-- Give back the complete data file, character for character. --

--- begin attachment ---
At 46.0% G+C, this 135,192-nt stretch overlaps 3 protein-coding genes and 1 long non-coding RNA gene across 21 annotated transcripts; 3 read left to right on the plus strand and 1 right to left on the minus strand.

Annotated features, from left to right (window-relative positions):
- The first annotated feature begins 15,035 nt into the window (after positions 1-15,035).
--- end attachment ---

At 46.0% G+C, this 135,192-nt stretch overlaps 3 protein-coding genes and 1 long non-coding RNA gene across 21 annotated transcripts; 3 read left to right on the plus strand and 1 right to left on the minus strand.

Annotated features, from left to right (window-relative positions):
- The first annotated feature begins 15,035 nt into the window (after positions 1-15,035).